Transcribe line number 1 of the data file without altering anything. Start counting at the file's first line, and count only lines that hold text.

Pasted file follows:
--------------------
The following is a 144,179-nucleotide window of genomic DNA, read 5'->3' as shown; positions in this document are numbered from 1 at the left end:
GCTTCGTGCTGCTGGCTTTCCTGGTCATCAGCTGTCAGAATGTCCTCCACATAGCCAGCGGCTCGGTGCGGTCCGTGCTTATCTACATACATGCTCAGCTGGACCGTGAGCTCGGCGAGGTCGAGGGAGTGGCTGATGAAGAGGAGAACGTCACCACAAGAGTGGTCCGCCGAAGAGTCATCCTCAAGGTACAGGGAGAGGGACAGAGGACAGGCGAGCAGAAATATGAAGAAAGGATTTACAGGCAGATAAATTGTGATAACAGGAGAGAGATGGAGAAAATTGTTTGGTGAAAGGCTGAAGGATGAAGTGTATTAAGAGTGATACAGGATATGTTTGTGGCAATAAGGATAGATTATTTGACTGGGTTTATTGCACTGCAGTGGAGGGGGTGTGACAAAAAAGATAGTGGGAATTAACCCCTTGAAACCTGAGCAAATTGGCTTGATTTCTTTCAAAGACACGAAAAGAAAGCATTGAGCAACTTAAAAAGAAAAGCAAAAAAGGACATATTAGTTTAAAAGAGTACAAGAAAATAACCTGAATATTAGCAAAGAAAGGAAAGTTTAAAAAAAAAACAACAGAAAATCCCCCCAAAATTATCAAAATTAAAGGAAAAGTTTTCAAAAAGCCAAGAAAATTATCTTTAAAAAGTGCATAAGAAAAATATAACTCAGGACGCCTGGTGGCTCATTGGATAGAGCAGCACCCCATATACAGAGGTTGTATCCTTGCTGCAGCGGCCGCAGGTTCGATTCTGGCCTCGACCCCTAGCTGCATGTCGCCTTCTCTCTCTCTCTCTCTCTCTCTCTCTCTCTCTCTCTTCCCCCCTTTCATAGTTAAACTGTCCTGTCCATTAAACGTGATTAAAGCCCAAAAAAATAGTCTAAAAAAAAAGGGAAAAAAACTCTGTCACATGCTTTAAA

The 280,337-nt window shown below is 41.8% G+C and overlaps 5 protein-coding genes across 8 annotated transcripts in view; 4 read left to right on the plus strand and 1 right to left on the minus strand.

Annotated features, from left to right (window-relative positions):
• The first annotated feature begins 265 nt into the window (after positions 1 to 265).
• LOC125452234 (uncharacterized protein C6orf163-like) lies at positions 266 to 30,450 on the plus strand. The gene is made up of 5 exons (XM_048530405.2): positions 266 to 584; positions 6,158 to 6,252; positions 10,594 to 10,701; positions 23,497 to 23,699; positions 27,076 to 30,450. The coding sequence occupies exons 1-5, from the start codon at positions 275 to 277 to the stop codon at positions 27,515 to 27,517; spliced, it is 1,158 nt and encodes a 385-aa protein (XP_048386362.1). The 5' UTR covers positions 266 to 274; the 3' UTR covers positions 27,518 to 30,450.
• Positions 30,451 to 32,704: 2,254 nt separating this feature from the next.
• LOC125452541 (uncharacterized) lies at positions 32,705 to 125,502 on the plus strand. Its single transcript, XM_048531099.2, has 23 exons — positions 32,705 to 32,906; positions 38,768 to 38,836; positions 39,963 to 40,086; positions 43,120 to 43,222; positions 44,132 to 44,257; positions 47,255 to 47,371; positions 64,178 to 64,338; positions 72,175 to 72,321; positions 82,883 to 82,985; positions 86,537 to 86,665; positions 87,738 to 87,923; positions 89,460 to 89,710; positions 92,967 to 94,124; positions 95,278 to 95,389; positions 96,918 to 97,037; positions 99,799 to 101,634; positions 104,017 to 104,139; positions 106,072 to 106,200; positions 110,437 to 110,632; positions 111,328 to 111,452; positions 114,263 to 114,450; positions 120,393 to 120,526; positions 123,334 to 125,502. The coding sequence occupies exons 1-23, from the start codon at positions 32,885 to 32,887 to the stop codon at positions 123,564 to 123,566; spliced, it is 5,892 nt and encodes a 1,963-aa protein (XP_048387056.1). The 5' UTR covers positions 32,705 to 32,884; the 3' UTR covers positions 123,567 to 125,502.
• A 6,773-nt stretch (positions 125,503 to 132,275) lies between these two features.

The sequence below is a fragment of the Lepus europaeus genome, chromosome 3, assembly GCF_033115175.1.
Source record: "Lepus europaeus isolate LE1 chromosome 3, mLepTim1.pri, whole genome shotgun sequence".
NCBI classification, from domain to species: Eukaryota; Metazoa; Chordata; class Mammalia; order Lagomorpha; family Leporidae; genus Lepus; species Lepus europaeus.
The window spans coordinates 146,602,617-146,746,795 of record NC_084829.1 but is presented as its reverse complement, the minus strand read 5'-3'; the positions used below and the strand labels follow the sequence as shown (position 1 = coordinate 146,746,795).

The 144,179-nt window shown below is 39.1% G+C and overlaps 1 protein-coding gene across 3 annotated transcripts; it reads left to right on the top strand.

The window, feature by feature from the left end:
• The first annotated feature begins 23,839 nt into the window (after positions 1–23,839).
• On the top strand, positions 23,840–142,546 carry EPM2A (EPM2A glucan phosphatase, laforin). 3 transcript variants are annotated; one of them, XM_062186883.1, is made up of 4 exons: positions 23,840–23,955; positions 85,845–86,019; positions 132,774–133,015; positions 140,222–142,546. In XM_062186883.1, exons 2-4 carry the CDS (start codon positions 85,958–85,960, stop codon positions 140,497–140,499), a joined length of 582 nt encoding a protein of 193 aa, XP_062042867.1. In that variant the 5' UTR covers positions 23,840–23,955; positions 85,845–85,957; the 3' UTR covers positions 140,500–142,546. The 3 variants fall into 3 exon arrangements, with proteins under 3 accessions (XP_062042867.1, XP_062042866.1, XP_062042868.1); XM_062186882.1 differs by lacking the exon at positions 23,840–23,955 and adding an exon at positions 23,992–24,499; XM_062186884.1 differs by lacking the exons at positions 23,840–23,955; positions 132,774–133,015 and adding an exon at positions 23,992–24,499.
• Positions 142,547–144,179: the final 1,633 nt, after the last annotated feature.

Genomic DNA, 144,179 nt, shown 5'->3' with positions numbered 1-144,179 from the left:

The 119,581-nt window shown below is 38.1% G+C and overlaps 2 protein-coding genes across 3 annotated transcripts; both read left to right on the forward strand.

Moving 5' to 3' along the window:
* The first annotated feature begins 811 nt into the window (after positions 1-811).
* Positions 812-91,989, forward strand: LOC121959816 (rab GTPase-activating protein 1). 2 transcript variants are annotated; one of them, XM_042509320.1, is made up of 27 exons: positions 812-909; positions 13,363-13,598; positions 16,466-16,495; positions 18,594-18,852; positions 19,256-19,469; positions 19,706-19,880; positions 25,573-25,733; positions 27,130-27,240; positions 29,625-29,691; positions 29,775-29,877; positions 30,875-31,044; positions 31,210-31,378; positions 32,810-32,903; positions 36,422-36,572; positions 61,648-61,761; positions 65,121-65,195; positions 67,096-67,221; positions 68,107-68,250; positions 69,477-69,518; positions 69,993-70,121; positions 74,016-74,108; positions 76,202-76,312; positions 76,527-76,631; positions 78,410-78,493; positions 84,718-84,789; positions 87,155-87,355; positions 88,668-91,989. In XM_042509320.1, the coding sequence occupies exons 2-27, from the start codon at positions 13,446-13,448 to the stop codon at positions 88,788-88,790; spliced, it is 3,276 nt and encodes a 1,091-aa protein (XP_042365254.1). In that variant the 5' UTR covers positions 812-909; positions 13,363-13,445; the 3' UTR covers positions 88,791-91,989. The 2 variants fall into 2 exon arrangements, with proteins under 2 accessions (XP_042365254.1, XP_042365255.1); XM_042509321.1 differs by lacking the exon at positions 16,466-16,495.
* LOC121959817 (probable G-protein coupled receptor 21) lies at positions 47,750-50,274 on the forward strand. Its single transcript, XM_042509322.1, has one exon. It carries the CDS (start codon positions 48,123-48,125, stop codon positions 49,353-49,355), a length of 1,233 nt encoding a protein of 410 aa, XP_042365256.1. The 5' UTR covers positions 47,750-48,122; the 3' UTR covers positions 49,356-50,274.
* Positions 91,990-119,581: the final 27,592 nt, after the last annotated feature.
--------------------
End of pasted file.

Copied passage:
The following is a 144,179-nucleotide window of genomic DNA, read 5'->3' as shown; positions in this document are numbered from 1 at the left end: